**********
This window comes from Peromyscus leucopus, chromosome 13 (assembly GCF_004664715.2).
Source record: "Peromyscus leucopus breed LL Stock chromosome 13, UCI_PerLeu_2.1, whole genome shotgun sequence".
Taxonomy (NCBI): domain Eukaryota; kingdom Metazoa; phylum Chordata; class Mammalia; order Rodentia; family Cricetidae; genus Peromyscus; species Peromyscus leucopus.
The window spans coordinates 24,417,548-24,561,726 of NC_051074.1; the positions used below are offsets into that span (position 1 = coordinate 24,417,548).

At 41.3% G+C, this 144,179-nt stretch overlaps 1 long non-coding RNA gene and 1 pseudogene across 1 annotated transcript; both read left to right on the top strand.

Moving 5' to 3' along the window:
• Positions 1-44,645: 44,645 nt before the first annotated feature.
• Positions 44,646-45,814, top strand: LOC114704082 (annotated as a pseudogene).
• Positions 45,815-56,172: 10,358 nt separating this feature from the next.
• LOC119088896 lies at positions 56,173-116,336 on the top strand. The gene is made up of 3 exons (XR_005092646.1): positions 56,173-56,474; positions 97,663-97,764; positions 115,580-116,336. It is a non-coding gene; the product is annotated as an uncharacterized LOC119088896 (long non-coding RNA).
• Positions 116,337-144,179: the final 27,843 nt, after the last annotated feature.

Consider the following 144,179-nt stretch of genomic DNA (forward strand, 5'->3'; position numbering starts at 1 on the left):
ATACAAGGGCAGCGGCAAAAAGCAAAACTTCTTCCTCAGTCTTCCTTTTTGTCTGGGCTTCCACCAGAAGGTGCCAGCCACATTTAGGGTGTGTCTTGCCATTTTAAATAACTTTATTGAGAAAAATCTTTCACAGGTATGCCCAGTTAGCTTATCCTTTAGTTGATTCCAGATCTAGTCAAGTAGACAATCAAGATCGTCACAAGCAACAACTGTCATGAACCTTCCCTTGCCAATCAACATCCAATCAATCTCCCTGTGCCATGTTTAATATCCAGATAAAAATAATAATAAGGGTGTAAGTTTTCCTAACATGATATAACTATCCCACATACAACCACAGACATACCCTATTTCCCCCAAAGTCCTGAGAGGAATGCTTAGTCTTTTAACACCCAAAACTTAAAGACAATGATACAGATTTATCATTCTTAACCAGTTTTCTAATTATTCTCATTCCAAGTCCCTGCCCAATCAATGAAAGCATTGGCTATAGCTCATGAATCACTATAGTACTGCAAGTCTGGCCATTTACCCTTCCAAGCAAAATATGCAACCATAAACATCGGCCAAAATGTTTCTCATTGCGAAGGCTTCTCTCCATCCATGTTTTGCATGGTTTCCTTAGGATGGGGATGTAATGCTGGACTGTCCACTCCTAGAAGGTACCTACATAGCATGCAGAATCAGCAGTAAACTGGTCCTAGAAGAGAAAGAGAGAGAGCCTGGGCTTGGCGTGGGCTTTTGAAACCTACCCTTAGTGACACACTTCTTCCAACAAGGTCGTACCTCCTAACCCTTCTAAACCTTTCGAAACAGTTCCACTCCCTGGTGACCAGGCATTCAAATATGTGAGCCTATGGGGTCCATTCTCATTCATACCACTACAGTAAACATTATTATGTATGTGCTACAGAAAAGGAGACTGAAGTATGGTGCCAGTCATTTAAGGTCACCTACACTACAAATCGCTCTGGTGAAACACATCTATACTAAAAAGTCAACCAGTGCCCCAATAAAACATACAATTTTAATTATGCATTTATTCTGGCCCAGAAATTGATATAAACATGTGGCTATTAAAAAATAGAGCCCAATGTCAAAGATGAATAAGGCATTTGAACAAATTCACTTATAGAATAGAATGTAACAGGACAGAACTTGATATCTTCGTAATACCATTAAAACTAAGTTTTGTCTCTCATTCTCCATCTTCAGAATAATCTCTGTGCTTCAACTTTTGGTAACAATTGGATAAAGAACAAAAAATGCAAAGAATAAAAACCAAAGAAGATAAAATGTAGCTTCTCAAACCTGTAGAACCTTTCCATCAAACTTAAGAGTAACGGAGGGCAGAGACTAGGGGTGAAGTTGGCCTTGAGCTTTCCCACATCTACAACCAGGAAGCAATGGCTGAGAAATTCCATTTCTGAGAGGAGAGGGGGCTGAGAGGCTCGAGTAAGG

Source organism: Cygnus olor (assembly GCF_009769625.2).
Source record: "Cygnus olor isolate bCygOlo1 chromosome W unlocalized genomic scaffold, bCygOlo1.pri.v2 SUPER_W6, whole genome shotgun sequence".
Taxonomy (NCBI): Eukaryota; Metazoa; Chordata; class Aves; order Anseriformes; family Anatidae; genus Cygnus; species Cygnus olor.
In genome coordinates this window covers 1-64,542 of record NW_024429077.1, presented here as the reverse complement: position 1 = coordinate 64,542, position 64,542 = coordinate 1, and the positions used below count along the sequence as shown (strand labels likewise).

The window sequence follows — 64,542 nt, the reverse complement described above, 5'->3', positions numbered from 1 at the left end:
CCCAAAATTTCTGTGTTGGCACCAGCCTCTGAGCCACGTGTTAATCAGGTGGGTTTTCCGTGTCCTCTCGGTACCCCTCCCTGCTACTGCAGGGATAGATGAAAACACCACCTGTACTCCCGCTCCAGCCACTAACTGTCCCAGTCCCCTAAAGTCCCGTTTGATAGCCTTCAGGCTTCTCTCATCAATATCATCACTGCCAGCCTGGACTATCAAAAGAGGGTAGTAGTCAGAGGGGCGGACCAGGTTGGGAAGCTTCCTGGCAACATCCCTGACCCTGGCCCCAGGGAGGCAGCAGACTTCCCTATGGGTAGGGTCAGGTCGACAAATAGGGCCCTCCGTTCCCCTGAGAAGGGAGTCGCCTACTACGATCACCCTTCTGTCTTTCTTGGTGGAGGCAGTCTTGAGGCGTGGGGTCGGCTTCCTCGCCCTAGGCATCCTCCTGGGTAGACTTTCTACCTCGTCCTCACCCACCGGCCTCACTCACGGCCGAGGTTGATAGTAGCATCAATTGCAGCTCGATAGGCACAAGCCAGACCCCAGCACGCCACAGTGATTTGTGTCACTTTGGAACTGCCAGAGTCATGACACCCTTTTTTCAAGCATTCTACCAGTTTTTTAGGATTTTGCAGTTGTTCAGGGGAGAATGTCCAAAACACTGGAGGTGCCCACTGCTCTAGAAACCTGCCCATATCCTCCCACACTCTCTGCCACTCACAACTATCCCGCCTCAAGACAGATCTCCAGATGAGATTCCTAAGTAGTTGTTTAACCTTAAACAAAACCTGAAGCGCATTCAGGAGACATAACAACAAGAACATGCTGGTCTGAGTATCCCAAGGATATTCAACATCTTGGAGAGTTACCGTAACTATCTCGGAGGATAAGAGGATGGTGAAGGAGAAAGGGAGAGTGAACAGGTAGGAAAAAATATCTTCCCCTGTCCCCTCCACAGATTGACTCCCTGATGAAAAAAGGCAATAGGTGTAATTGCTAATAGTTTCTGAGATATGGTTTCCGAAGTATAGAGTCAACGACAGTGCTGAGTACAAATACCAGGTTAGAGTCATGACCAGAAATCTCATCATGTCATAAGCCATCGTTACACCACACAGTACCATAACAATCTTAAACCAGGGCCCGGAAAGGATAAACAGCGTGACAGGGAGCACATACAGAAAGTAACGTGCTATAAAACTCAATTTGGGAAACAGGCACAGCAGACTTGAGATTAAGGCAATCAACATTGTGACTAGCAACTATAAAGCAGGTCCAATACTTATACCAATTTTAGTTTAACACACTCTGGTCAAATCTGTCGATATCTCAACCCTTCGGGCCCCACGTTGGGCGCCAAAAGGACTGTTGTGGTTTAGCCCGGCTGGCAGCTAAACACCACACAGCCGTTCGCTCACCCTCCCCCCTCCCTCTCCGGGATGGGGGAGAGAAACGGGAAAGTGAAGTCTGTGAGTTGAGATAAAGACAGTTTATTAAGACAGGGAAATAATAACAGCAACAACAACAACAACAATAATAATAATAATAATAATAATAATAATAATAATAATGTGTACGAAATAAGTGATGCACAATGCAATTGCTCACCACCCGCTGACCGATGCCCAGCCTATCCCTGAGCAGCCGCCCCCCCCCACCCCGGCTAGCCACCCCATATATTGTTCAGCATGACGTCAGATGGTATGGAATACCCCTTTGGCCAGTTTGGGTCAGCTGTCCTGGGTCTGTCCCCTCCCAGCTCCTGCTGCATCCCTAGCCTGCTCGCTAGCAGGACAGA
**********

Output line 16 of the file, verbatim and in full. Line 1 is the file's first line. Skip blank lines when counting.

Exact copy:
Taxonomy (NCBI): Eukaryota; Metazoa; Chordata; class Aves; order Anseriformes; family Anatidae; genus Cygnus; species Cygnus olor.